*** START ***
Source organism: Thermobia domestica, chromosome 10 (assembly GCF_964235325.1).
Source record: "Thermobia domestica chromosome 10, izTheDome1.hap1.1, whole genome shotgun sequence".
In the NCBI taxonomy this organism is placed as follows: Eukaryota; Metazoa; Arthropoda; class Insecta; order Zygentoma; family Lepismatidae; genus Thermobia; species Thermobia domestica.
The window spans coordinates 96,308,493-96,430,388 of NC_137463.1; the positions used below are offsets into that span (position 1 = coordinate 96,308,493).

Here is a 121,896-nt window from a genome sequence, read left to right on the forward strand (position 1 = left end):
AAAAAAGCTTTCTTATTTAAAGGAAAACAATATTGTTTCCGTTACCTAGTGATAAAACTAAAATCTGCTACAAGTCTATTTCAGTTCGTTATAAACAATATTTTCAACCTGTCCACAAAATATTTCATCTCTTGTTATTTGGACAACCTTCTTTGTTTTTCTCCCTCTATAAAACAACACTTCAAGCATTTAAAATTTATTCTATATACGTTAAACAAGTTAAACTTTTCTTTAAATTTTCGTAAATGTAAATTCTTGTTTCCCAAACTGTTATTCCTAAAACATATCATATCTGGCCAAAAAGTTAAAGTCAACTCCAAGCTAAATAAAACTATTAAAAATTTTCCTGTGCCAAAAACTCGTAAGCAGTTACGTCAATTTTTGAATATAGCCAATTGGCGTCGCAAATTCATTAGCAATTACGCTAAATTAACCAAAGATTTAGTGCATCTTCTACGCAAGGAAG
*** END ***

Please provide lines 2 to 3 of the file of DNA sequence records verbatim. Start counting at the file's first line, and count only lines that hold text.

Source record: "Thermobia domestica chromosome 10, izTheDome1.hap1.1, whole genome shotgun sequence".
In the NCBI taxonomy this organism is placed as follows: Eukaryota; Metazoa; Arthropoda; class Insecta; order Zygentoma; family Lepismatidae; genus Thermobia; species Thermobia domestica.